She appears onstage in Powder Room without makeup. “I wanted women to say, ‘Please, can we be proud of ourselves just the way we were born?’

“If I were to speak out as much as I want to, I couldn’t work in this town,” she adds.

She agreed to perform in The Powder Room Suite if she could add some of her own lines — giving “feminist” rhetoric to her characters. Of playwright Frank Strausser, she says, “He is a spirited enough man to allow Sally to say some things Sally wanted to say publicly.” Still, she is pleased with her dual roles, noting only one in 50 characters are written for women older than 40.

At age 5, she announced she wanted to be a saint. She was deemed a blasphemer. “So I said I would be a movie star.”

As a young girl, she danced with Anna Sokolow and Daniel Nagrin, breaking her ankle four times “trying to be Gwen Verdon.”

Kirkland decided on acting after she saw Ingrid Bergman in “Saint Joan.” “If you know that about me, the rest you can figure out,” she says.

She trained as an actor with Shelley Winters, living with the legend in New York and Los Angeles and learning about a concept called “dramedy.” “The audience never knows what you’ll do next, and you’ll surprise yourself.” David O. Selznick befriended her and warned her she would have no career until she was old enough to be a character actress. He told her, “Wrap up 300 credits. Just about that time, they’ll make you a star.” She sees herself taking the places of Geraldine Page and Jessica Tandy.

A lifetime member of The Actor’s Studio and a former faculty member of the Lee Strasberg Theater Institute, Kirkland now enjoys giving acting and casting advice to young women. “Every actor should — I hate the word ‘should,’ but it would be nice if every actor learned yoga. Every actor should learn to breathe.” She also learned to fence, sing and play musical instruments.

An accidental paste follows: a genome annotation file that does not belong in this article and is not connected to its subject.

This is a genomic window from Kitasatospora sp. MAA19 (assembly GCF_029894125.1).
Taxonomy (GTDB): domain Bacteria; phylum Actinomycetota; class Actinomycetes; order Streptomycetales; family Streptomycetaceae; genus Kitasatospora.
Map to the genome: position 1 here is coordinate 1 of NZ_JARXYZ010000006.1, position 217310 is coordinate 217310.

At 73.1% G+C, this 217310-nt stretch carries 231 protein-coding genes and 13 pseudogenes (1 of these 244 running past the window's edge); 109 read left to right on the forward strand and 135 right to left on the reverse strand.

Born a High Episcopalian, she tried Catholicism and Hinduism before joining her current church. “It includes Eastern and Western philosophy,” she says. “No soul is lost. If we take care of ourselves, we can take care of others.”

She teaches workshops on gratitude and forgiveness. “I do it selfishly. I want to remember to forgive those who hurt me. And gratitude. Not everyone has made it. Madeline Kahn just died.”

At this point in her life, she thought she would have a house with the picket fence, a husband and children, and more money. “And yet, I don’t have that because I always identified with Saint Joan. My work won’t stop until everyone gets a fair shake.”

As for Dylan, she says she wishes it would finally happen for them. She plays his music before her performances. “He’s my muse.” They last dated a year ago. “It hasn’t worked out, yet. I’ve been in love with him since my 20s. Maybe when we’re in our 90s.”

Sally Kirkland stars in “The Powder Room Suite,” closing this weekend at West Hollywood’s Court Theatre. Tel. 310.289.2999.

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The Malibu Times is the first newspaper in Malibu, serving the community since 1946.